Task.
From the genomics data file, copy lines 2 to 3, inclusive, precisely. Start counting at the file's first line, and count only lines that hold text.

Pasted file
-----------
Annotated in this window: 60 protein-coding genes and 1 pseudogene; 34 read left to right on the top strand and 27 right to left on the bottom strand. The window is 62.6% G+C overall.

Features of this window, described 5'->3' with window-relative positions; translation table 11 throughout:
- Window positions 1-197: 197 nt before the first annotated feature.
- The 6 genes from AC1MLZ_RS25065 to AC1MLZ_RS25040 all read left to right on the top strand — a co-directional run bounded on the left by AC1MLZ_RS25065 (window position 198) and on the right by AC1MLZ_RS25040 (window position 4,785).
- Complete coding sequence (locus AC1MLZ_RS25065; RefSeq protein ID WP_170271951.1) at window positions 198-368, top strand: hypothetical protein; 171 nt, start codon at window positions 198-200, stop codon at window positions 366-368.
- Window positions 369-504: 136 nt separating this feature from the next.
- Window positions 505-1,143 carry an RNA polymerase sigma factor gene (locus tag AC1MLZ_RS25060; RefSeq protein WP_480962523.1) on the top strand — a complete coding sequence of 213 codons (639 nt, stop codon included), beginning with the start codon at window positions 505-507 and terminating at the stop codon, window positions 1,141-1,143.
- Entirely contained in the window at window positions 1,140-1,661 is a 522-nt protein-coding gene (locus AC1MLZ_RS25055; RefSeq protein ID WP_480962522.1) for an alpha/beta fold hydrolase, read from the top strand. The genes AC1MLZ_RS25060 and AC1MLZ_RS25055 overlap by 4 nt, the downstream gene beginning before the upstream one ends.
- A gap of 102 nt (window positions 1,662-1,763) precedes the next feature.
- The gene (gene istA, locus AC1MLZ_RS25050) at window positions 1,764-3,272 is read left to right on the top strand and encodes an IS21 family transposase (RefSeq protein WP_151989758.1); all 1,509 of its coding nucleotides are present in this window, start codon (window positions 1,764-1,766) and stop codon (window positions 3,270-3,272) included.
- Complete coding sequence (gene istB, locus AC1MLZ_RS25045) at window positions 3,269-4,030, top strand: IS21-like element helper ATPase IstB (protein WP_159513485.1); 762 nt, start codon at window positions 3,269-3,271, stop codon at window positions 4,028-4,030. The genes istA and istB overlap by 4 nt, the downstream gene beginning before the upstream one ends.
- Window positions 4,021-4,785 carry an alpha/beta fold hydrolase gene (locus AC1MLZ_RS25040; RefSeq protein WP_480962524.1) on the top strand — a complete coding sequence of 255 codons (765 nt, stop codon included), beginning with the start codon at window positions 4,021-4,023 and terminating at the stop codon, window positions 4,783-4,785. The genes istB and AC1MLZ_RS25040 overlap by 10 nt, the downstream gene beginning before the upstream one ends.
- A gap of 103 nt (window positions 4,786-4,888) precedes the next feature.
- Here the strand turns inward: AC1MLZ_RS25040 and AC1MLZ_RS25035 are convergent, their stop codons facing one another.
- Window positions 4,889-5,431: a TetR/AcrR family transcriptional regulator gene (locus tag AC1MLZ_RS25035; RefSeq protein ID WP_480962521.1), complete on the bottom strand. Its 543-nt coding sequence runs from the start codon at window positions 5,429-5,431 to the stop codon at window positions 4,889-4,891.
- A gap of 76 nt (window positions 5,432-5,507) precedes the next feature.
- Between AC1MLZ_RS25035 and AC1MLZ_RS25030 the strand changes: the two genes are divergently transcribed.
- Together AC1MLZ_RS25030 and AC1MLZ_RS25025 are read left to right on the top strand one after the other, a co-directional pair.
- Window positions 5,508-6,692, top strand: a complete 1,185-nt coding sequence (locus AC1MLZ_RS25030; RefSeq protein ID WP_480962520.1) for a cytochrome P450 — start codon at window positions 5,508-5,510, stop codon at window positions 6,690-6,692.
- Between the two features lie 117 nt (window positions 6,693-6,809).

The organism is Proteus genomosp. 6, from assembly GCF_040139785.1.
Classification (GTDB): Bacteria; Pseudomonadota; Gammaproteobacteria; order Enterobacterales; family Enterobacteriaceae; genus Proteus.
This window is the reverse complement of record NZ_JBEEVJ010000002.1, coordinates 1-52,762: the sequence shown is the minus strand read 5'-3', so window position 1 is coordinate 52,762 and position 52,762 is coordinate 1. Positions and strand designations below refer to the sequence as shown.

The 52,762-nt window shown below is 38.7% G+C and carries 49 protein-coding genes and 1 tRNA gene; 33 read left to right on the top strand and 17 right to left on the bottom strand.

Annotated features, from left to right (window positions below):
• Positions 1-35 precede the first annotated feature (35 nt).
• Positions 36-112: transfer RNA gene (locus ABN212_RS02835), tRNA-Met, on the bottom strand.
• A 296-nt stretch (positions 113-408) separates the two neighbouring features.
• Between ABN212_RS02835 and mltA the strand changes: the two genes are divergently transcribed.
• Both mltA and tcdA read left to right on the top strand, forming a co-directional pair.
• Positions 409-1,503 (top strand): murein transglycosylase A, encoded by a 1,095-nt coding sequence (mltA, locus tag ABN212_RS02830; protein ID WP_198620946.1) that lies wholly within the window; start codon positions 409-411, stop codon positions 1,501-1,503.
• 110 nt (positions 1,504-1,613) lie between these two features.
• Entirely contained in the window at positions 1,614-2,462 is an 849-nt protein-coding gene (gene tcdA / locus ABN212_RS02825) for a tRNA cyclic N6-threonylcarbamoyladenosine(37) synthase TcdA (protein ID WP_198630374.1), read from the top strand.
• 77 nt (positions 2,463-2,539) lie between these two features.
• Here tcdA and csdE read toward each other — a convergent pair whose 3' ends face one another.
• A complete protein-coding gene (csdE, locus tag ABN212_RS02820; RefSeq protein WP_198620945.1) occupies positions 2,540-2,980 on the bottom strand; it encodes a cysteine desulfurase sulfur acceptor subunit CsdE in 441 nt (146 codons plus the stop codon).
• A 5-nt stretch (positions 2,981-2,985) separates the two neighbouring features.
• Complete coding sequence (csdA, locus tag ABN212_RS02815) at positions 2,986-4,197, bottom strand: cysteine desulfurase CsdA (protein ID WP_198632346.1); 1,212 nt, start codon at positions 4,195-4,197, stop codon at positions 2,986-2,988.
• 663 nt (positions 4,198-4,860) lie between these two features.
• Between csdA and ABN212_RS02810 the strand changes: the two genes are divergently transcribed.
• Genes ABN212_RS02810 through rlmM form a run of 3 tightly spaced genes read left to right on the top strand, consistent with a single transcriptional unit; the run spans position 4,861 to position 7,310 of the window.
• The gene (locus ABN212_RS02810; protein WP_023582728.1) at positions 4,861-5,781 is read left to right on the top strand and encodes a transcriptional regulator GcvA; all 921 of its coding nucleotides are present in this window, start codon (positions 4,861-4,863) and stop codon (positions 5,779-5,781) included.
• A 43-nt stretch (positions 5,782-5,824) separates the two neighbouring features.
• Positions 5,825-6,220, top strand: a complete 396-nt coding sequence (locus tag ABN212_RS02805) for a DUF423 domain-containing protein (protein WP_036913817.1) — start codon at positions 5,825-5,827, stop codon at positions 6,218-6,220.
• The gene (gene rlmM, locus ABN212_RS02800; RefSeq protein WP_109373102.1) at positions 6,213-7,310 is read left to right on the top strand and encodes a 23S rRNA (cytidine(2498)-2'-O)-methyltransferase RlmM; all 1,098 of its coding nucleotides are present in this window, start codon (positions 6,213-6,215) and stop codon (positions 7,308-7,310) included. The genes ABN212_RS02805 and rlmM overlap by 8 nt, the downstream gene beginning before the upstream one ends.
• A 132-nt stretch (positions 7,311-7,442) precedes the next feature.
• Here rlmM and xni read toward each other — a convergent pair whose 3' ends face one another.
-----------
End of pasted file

Features of this window, described 5'->3' with window-relative positions; translation table 11 throughout:
- Window positions 1-197: 197 nt before the first annotated feature.